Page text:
I don’t listen to their radio show because it annoys me how much they laugh at their own tired jokes. But today I read their column in the Statesman. The first topic they answered well, the second, not too well at all. It concerned someone who drove a ’98 Toyota Corolla on bad roads and experienced steering wheel shimmy at 60-70 mph despite having had the car’s wheels “balanced and aligned.” Click and Clack offered two possible explanations:
1. Tread separation on a front tire.
2. A loose tie rod end or ball joint in the front suspension.
Tread separation would have been caught by a proper wheel balance job. A loose tie rod end or ball joint has the following symptoms: Clunking and knocking at low speeds when turning or going over bumps. If a tie rod end or ball joint is catastrophically loose, a wicked “death wobble” vibration will be triggered when you go over a bump at about 30 mph or less. This vibration is such that you will pull over to the side of the road wishing you had a change of underwear with you.. High speed shimmy is not generally a symptom of a loose tie rod end or ball joint.
The following are common explanations for high speed steering wheel shimmy:
1. A wheel balance operation was not successful due to poor equipment, poorly maintained equipment or operator error — happens all the time. My 3/4 ton crew cab diesel truck has wheels too big to fit our shop’s balancer. NTB flat out cannot balance my truck’s wheels — after they tried several times I got disgusted and tore off all the weights they had put on and it shimmied far less! Recently, Discount Tire was finally successful on about the sixth try. This was with new Michelins and me standing over them telling them how to do it and insisting they use different equipment than what they had tried without success on two sets of new tires. And, that said, Discount Tire is one of the best of the “big box” tire chains.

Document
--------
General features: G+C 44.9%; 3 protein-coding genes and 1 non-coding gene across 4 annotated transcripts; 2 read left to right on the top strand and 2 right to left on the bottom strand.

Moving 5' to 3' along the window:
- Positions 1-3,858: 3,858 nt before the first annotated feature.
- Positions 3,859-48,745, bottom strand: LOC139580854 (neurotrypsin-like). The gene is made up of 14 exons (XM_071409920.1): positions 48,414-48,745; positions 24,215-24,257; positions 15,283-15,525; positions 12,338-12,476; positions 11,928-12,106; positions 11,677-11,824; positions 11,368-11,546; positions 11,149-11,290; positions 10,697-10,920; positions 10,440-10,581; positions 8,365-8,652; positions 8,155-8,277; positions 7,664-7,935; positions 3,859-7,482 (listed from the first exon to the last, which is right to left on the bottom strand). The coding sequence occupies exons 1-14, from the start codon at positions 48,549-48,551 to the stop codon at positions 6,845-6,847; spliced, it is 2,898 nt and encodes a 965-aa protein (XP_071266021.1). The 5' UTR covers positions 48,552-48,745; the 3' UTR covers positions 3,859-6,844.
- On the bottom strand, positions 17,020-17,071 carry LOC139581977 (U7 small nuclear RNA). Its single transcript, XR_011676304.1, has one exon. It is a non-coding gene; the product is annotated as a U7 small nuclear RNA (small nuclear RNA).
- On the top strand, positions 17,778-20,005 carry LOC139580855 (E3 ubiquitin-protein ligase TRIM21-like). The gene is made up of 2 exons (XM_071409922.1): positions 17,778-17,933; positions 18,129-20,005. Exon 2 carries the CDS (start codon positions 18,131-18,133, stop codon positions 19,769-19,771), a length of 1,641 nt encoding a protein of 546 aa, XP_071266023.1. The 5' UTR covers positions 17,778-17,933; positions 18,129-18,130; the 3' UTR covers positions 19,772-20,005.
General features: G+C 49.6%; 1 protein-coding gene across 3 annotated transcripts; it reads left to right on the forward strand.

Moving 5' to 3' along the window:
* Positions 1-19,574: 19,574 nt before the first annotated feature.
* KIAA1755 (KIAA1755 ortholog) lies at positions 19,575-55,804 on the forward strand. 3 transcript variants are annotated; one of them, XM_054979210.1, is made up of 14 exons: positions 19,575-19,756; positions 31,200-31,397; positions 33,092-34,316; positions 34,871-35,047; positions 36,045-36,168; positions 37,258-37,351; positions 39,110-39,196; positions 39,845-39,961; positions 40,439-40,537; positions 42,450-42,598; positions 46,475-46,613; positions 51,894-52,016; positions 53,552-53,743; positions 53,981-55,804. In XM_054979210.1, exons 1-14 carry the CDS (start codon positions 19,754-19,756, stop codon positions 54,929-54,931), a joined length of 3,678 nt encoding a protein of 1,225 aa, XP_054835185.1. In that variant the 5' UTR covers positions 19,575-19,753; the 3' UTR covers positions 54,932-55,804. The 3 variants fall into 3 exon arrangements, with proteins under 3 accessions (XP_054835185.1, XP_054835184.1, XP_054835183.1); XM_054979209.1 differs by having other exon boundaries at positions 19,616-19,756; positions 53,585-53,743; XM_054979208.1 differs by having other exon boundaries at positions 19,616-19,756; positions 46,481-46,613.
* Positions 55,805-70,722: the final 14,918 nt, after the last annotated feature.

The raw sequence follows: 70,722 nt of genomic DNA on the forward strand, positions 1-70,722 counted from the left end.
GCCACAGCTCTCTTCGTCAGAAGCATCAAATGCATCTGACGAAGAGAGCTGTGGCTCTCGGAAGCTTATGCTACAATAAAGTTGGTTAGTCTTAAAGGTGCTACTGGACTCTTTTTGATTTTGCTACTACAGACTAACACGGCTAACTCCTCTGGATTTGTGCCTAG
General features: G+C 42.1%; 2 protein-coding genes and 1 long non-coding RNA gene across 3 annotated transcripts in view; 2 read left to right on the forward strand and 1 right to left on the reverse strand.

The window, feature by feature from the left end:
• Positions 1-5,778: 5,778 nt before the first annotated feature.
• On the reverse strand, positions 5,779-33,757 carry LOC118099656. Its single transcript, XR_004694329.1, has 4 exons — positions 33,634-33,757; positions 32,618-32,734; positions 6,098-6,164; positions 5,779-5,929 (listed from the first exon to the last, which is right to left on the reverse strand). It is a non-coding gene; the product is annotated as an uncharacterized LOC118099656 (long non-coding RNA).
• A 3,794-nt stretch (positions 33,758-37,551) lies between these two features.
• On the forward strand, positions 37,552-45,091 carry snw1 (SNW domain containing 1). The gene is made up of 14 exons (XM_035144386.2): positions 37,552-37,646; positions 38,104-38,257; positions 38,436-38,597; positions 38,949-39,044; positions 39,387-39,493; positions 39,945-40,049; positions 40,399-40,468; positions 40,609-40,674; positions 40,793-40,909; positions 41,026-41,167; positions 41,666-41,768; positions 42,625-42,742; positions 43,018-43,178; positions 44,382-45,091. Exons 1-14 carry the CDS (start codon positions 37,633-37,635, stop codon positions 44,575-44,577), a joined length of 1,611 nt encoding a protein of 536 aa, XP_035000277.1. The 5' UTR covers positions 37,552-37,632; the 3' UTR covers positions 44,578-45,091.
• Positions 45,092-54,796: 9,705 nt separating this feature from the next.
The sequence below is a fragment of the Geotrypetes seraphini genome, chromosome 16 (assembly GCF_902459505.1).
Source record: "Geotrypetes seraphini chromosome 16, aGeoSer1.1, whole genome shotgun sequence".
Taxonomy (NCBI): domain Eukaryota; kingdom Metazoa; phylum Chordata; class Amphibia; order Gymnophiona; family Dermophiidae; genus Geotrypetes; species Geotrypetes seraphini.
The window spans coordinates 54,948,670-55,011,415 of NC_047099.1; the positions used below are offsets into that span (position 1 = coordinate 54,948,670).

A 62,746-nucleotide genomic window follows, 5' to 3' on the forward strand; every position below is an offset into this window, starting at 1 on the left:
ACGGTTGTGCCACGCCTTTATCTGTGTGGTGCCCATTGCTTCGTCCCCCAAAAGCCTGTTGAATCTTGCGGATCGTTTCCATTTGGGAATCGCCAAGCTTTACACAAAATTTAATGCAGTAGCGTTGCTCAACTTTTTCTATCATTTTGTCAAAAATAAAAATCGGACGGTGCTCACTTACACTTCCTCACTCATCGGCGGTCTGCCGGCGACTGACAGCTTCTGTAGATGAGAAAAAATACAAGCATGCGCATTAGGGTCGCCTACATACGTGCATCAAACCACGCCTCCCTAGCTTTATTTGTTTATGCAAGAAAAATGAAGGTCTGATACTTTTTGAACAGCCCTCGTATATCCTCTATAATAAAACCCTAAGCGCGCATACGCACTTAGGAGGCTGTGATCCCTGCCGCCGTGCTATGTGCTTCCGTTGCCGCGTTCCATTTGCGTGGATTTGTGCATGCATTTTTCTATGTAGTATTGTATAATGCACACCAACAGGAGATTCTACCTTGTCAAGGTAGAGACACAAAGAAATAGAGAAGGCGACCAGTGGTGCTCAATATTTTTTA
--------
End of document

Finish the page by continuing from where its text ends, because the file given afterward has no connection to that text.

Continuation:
2. Front tire out of round or rim grossly bent so the wheel/tire assembly is technically balanced but does not roll true.
3. Shimmies when brakes are applied at highway speed because of brake rotors that are not flat and of uniform thickness due to warpage from the repeated heat generated by braking. Probably 50% of vehicles on the highway have this syndrome to a greater or lesser degree.
4. Inner CV (constant velocity) joints on the front wheel drive axles can cause a wicked vibration up the steering wheel any time the gas pedal is applied at high speed and they are under torque. This is, in fact, particularly common with the drive axles used on certain Toyota Corollas and Geo Prisms.
All four of the above are commonplace, but Click and Clack only mentioned #2, (sort of).
If you think they are entertaining, that is a matter of personal taste. If you think their information is to be trusted, I regret to inform you it is not.